All the King's Men 89
Betrayed AKA When Strangers Marry (1944) 87  e
The Big Clock 85  e
Black Angel 84  e
Dark Corner 87  e
The Blue Dahlia* 81 e
Blue Gardenia 83
Champion 88  e
Brasher Doubloon 76
The Burglar 88**
The Capture 83
Kiss of Death 87  e
The Chase 84 
Crime Wave 87  e
The Crooked Way 85  vg
Cry of the City 86 
*Films screening at NC 16
Films not shown at NC SF in italics (**shown in a subsequent NC)
[n] rankings in revised Top 25 master list
"e" and "vg" from 2015 Solomon annotations made to master "Noir Top 25" list (full list)
That's a nice list, with films that are nothing less than enjoyable--and it's certainly got a higher average overall than NC 16--but there are really only two films that boil up toward the Top 25 there. That those two (99 RIVER STREET and LADY FROM SHANGHAI) aren't there is an artifact of the original poll that can't be band-aided sufficiently without three to four times as many participants in the revision exercise. There were just too many films that had been insufficiently circulated at the time.
The new Top 25 "ins" look as follows:
Big Combo 92 e, Act of Violence 92 e, Sweet Smell of Success 94 e, Vertigo 93 e, Pickup on South Street 89 vg
The Top 25 "outs" look like this:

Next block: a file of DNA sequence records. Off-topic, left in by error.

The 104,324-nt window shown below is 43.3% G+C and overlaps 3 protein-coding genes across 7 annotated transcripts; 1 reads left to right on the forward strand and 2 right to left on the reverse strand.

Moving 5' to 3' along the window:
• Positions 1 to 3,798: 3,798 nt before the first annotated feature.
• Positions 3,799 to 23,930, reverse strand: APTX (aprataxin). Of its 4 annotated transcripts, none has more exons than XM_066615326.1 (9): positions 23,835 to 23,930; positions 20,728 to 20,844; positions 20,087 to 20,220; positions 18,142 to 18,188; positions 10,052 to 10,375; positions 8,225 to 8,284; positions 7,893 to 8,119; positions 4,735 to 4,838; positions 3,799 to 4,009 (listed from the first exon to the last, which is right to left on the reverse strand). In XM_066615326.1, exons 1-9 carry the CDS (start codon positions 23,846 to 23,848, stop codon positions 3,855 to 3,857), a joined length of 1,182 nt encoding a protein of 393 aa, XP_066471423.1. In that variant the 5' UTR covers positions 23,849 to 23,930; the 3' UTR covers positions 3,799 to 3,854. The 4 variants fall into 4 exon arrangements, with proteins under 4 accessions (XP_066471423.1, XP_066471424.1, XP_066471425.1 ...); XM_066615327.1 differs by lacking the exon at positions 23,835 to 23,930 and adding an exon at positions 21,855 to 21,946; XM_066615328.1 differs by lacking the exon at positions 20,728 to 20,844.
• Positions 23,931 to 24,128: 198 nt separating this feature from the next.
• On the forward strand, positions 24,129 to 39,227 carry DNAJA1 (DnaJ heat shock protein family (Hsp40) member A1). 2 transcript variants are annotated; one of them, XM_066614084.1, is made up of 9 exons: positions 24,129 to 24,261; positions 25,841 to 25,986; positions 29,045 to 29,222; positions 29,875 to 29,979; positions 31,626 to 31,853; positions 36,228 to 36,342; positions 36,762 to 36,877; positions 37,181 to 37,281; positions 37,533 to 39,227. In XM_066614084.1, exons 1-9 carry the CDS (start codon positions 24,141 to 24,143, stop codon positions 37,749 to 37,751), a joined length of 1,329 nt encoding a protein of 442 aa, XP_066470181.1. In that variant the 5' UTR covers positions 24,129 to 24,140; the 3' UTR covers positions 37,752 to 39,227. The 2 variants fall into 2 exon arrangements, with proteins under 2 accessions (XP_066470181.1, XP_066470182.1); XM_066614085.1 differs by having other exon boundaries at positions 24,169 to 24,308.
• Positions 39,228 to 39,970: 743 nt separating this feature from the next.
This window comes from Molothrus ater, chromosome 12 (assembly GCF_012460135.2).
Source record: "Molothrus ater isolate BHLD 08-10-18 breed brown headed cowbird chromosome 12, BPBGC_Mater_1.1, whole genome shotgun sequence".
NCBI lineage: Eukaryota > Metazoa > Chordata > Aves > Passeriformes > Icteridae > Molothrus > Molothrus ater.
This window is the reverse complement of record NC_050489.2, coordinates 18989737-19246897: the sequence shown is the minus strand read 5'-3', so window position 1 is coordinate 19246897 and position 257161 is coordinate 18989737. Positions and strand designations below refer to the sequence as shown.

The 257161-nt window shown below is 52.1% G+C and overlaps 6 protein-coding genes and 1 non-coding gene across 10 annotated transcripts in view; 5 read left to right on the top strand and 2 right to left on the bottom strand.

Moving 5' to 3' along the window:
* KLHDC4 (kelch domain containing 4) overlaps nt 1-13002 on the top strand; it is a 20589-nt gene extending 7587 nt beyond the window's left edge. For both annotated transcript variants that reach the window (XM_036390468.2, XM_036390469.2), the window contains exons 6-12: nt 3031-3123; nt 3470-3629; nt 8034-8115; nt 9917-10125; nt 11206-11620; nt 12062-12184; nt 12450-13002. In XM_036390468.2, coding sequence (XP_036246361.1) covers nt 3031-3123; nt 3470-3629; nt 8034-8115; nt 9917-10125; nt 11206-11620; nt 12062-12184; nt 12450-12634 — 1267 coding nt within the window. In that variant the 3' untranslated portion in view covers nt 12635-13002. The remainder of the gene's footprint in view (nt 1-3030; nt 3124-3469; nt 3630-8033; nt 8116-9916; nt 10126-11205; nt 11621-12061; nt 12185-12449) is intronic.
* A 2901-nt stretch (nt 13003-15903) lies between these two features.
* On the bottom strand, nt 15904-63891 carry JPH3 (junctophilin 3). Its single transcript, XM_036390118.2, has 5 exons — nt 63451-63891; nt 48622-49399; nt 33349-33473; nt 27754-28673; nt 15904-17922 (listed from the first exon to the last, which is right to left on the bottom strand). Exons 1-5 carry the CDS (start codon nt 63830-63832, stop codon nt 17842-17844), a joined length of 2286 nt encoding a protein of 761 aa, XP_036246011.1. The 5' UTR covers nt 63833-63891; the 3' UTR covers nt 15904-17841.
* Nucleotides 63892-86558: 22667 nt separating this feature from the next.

Narrow Margin 90 e, The Big Heat 91 vg, Born to Kill 89 e, Murder My Sweet 87 e, Postman 84 vg
Your annotations again included here, to show how this group (interestingly enough) seems to form some type of dividing line. More on this at the bottom of the post...
Now the revision method seems to have admitted a film that is not quite as accomplished as a couple of the films that were previously in the Top 25 (PIckup on South Street). And that's going to happen once in awhile, usually because you don't have enough participants and/or enough other reliable data points to calculate a quality ranking.
Films that were missed/overlooked/not sufficiently seen in 2005 that now really look like they'd make a run on the Top 25 or 50 are as follows--just using the spillover from the NC list:
Une si jolie petite plage (94), Drunken Angel (94), Pepe le moko (93), The Breaking Point (93), Losey's M (92), Quai des orfevres (92), Stray Dog (92), The Reckless Moment (92), The Prowler (92), Diabolique (91), Rififi (91), Death of A Cyclist (91), Possessed (90)
And that doesn't even get into the foreign noir screened over the past four years at the Roxie:
Le jour se leve (95), Pale Flower (94), Voici le temps des assassins (93), , Les jeux sont faits (93), Assault on the Pay Train (93), Seagulls Are Dying in the Harbor (93), Non coupable (93), Dédée D'Anvers (92), La verité sur Bébé Donge (92), Impasse des deux anges (92), Le septieme jure (92), Chair de poule (92), Cairo Station (92), O Drakos (92), Voyage sans espoir (92), Mollenard (92), Retour de manivelle (91), Les eaux troubles (91), Un revenant (90), L'assassinat du Pere Noel (90), Le monte-charge (90)...